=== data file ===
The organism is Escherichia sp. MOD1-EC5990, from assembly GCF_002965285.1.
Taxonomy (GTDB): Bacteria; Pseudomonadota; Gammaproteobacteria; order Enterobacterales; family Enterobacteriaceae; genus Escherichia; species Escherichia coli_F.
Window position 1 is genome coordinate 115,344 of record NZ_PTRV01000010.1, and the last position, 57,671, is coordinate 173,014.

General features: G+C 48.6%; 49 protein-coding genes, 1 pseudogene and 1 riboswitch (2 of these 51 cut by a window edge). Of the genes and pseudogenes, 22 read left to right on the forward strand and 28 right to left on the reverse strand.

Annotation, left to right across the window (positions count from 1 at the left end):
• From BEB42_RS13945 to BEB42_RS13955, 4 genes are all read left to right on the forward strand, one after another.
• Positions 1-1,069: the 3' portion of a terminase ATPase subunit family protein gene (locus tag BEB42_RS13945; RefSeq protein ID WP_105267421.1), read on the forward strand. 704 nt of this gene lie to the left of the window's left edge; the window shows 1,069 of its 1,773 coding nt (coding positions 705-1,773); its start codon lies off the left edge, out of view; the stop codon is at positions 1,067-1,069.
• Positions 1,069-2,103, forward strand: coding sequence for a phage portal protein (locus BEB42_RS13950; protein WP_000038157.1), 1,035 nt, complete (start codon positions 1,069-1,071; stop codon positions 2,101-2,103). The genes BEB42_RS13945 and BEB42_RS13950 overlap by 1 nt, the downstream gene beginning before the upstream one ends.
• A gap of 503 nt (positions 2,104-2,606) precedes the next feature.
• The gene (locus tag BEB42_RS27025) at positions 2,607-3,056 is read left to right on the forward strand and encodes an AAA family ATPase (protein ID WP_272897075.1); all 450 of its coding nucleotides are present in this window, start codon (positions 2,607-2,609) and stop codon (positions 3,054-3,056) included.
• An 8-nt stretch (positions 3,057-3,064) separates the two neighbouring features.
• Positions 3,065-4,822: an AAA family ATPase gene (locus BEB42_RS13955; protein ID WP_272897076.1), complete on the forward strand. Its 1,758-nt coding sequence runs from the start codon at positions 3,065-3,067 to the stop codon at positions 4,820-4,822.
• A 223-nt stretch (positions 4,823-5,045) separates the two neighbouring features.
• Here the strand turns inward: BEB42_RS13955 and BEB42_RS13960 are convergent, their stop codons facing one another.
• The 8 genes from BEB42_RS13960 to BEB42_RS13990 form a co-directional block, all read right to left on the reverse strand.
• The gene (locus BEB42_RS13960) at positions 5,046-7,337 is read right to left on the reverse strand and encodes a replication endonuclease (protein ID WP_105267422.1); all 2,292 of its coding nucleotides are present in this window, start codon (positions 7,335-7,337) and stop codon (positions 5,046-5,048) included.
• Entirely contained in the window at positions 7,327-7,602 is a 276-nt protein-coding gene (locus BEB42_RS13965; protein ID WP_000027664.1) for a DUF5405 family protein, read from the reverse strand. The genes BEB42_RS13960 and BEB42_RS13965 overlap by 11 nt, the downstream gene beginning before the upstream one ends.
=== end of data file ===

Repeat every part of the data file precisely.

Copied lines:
The organism is Escherichia sp. MOD1-EC5990, from assembly GCF_002965285.1.
Taxonomy (GTDB): Bacteria; Pseudomonadota; Gammaproteobacteria; order Enterobacterales; family Enterobacteriaceae; genus Escherichia; species Escherichia coli_F.
Window position 1 is genome coordinate 115,344 of record NZ_PTRV01000010.1, and the last position, 57,671, is coordinate 173,014.

General features: G+C 48.6%; 49 protein-coding genes, 1 pseudogene and 1 riboswitch (2 of these 51 cut by a window edge). Of the genes and pseudogenes, 22 read left to right on the forward strand and 28 right to left on the reverse strand.

Annotation, left to right across the window (positions count from 1 at the left end):
• From BEB42_RS13945 to BEB42_RS13955, 4 genes are all read left to right on the forward strand, one after another.
• Positions 1-1,069: the 3' portion of a terminase ATPase subunit family protein gene (locus tag BEB42_RS13945; RefSeq protein ID WP_105267421.1), read on the forward strand. 704 nt of this gene lie to the left of the window's left edge; the window shows 1,069 of its 1,773 coding nt (coding positions 705-1,773); its start codon lies off the left edge, out of view; the stop codon is at positions 1,067-1,069.
• Positions 1,069-2,103, forward strand: coding sequence for a phage portal protein (locus BEB42_RS13950; protein WP_000038157.1), 1,035 nt, complete (start codon positions 1,069-1,071; stop codon positions 2,101-2,103). The genes BEB42_RS13945 and BEB42_RS13950 overlap by 1 nt, the downstream gene beginning before the upstream one ends.
• A gap of 503 nt (positions 2,104-2,606) precedes the next feature.
• The gene (locus tag BEB42_RS27025) at positions 2,607-3,056 is read left to right on the forward strand and encodes an AAA family ATPase (protein ID WP_272897075.1); all 450 of its coding nucleotides are present in this window, start codon (positions 2,607-2,609) and stop codon (positions 3,054-3,056) included.
• An 8-nt stretch (positions 3,057-3,064) separates the two neighbouring features.
• Positions 3,065-4,822: an AAA family ATPase gene (locus BEB42_RS13955; protein ID WP_272897076.1), complete on the forward strand. Its 1,758-nt coding sequence runs from the start codon at positions 3,065-3,067 to the stop codon at positions 4,820-4,822.
• A 223-nt stretch (positions 4,823-5,045) separates the two neighbouring features.
• Here the strand turns inward: BEB42_RS13955 and BEB42_RS13960 are convergent, their stop codons facing one another.
• The 8 genes from BEB42_RS13960 to BEB42_RS13990 form a co-directional block, all read right to left on the reverse strand.
• The gene (locus BEB42_RS13960) at positions 5,046-7,337 is read right to left on the reverse strand and encodes a replication endonuclease (protein ID WP_105267422.1); all 2,292 of its coding nucleotides are present in this window, start codon (positions 7,335-7,337) and stop codon (positions 5,046-5,048) included.
• Entirely contained in the window at positions 7,327-7,602 is a 276-nt protein-coding gene (locus BEB42_RS13965; protein ID WP_000027664.1) for a DUF5405 family protein, read from the reverse strand. The genes BEB42_RS13960 and BEB42_RS13965 overlap by 11 nt, the downstream gene beginning before the upstream one ends.